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All Dogs Resource Guard: Part 3, Owner Guarding

All dogs resource guard if we find something they designate as a resource.  Dogs will protect their resources, it is a natural behavior.  To better understand this please read parts 1 and 2 of this blog:

http://pawsibilitiesny.com/dogs-resources-guard-part-1/

http://pawsibilitiesny.com/paws/dogs-resource-guard-part-2/

For this part 3 we will discuss specifically dogs who resource guard their owners.  This can be very challenging because it manifests in many ways.  Perhaps your dog becomes upset or aggressive when another dog comes towards you in the dog run, and this has kept you from going to to dog run all together.  Maybe your dog barks and makes a big fuss when anything he perceives as a threat comes near you.  This could be disruptive in your neighborhood and cause you to become an outcast.  Whatever the specifics are, you can handle this in similar ways.

First it is best to have another person who can help with the training, or a Treat & Train.  This person should be someone the dog is familiar and comfortable with who has plenty of high value treats available.  If you are using a Treat & Train then be sure the dog is tethered, with enough room that there is slack in the leash, and the dog is conditioned to understand the Treat & Train and has used it prior to this training session.

Next you want to have one or both of the of the owners, seated about 5 to 10 feet away from the dog.  The last piece of this equation is a helper dog, one who doesn’t mind if he is barked at or lunged at, but pretty much just keeps on going about his business.  Have the helper dog begin to approach the seated owner, the resource, and as soon as the helper dog begins approaching, the Treat & Train, or the person handling the dog, will begin feeding high value treats.  Next the helper dog will retreat away from the owner, and the treats will stop to the working dog, showing that when dogs approach his owner he receives treats while when they move away from his owner, the treats stop.  This will help to build a positive association with other dogs approaching his owner.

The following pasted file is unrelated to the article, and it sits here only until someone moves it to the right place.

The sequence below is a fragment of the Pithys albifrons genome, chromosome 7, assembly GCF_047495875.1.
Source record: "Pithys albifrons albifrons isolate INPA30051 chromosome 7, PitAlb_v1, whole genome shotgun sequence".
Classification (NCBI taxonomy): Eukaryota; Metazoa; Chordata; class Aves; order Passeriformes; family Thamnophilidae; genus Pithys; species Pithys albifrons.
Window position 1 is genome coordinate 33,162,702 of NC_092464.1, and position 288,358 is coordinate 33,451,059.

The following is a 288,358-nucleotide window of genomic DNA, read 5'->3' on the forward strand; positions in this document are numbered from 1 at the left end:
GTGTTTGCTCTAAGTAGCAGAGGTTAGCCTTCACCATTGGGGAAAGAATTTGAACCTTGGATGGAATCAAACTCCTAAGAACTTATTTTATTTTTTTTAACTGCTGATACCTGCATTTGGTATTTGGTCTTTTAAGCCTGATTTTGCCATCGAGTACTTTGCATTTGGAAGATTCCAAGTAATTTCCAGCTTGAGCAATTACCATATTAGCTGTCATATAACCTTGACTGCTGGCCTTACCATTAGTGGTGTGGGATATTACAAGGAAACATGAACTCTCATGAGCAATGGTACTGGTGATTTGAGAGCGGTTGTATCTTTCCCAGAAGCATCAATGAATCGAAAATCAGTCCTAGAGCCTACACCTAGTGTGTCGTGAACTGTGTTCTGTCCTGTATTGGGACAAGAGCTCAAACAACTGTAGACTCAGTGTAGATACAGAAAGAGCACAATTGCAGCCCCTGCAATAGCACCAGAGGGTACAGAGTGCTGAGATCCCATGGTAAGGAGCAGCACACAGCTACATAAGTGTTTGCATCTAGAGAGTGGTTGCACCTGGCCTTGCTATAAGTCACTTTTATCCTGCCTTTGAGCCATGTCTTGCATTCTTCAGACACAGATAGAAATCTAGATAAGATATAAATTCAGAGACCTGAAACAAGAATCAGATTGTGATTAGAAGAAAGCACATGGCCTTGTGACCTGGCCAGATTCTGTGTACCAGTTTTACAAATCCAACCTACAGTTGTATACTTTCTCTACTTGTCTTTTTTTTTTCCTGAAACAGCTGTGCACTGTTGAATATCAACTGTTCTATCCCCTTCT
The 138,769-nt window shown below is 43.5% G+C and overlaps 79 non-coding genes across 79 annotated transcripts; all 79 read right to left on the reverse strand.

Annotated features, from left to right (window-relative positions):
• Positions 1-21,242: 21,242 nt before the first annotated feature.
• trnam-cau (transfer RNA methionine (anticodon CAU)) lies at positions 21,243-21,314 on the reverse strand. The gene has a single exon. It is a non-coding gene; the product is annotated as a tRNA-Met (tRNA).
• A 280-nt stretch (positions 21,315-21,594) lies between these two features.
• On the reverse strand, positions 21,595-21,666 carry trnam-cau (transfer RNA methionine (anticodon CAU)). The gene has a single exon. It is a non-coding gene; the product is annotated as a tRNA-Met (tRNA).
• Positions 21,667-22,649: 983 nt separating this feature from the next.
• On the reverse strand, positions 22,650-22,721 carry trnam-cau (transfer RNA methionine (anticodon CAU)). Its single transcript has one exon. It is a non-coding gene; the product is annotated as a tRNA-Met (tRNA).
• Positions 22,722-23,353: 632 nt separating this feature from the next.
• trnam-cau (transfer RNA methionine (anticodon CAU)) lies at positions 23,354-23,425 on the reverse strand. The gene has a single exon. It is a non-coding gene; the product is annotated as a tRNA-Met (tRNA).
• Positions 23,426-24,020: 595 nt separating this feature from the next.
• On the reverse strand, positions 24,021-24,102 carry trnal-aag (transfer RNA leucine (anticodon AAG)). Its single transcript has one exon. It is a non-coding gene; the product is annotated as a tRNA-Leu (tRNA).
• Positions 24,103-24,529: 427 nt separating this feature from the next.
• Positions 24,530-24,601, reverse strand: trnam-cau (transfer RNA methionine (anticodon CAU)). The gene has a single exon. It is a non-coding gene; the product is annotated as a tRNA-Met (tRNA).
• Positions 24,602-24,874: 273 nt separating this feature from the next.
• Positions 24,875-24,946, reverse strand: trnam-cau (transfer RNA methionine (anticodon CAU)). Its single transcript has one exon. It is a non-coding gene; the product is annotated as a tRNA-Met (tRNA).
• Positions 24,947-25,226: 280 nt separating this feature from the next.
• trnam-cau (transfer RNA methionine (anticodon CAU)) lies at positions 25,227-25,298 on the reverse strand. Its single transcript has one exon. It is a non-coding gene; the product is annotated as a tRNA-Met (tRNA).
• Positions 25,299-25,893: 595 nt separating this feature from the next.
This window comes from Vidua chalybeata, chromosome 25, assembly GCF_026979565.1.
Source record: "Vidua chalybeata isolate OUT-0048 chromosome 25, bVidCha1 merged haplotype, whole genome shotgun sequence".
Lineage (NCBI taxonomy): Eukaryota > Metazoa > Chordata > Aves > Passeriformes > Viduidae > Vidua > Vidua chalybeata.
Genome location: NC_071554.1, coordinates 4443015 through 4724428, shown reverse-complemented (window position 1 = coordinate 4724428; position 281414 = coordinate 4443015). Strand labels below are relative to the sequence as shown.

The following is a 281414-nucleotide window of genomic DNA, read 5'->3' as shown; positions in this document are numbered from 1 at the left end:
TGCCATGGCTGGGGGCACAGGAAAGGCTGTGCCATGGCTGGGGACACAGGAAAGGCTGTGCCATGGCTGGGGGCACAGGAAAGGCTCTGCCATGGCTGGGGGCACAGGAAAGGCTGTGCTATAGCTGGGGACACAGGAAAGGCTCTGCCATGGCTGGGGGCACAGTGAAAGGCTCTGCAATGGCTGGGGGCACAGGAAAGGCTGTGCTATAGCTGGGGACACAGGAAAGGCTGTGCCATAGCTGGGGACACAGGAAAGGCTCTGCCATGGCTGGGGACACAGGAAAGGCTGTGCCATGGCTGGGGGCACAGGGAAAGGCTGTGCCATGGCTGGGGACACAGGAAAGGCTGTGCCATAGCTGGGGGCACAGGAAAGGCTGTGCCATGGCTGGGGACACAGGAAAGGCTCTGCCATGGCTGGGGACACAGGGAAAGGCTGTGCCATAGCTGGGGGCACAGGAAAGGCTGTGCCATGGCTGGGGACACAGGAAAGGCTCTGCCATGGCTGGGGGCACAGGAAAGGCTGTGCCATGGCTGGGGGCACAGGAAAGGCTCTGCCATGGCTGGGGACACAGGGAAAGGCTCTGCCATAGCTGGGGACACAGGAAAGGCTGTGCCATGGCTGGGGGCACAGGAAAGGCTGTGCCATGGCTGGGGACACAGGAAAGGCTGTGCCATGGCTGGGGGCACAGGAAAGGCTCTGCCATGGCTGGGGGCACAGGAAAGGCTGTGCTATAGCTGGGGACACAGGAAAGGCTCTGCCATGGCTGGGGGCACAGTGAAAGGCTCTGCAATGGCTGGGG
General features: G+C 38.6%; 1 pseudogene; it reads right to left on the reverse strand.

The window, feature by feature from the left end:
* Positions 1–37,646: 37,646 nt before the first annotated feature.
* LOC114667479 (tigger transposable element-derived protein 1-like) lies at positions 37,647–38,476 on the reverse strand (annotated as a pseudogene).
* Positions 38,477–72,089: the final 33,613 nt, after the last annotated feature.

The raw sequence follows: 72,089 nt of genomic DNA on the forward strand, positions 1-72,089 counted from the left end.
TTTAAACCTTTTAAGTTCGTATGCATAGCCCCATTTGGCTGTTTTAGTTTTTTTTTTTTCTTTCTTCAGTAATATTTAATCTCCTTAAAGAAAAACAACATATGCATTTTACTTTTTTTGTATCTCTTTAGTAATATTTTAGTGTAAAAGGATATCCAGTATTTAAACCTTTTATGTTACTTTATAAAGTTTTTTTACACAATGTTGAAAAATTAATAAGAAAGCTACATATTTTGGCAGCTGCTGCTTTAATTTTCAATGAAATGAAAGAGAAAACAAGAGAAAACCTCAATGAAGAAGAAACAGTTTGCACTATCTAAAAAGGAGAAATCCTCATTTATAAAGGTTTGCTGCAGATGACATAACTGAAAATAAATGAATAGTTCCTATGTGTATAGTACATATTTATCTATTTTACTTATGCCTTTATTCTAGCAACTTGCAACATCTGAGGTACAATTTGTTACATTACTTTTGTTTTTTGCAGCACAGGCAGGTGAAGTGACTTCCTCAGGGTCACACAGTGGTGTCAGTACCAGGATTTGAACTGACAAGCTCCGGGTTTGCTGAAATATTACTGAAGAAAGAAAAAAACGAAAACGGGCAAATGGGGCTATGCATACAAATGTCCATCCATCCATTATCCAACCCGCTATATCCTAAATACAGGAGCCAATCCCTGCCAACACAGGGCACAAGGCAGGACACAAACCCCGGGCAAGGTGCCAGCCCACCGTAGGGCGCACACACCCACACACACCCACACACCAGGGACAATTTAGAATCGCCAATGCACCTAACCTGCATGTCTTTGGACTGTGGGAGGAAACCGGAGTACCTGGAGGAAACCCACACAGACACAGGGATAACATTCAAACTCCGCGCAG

You will want to continue this process until the dog sees the helper dog approach and immediately looks to the Treat & Train or the other person for the treats.  This response will show that the dog is understanding the association between the approach of other dogs and the reward of high value treats.  This is counter conditioning at work, before the high value rewards the dog viewed people approaching his owner as a bad thing, now he views it as a time that he gets good treats, and good things happen to him!

If your dog barks when he perceives a threat coming near his owner or resource it can sometimes be helpful to try some abandonment training.  We will of course only do this to the lowest extent that we would need to, but if your dog barks when a car, stroller or other perceived threat approaches, then this may be the best way to handle this.  Work with a professional, and have her holding your dog on a long leash.  Then walk your dog on your normal leash with them following behind.  As soon as your dog begins to react, drop the leash and walk in the opposite direction as him.  If he calms quickly and stops barking and reacting, then you can rejoin him and pick up your leash and continue your walk.  As I always say, there is no reason to stay mad at your dog, as soon as they have moved onto good behavior, forgive them, and move on too!  (perhaps this is good advice for other relationships…)

The other good way to deal with this, if your neighbors can deal with it, is simply to ignore your dog if he begins barking at his triggers, wait for him to stop, and praise and reward him when he does.  Dogs repeat their successes so ignore the bad, and reward and reinforce the good.  This can also be good to do using a clicker.  For more on clicker training check out my blog: http://pawsibilitiesny.com/blog/obedience-training-a-tricks/7-what-is-clicker-training.html

You want to change your dog’s mind about other dogs’, or things, approaching you, because your dog views you as a resource, and these triggers as a threat to his resource.  This is not uncommon, and perhaps you even don’t think it is such a big deal, but again resource guarding of any kind is an anxiety based reflex, so if we can cure our dogs of anxieties, why wouldn’t we?  Work slowly with the above methods until your dog views the approach of another dog towards you as good thing.  As soon as he is turning to the person or Treat & Train to say: “I know that dog’s approach means that I am going to get something good!”  We have begun to change his mind and make him  realize that what he once resource guarded, is something well worth sharing!

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One comment on “All Dogs Resource Guard: Part 3, Owner Guarding

  1. Great approach, and simple to understand! So many training methods are not based on what the dog is feeling, and their natural reactions – but that’s so important to changing the underlying reason for the dog’s behavior, rather than suppressing it.

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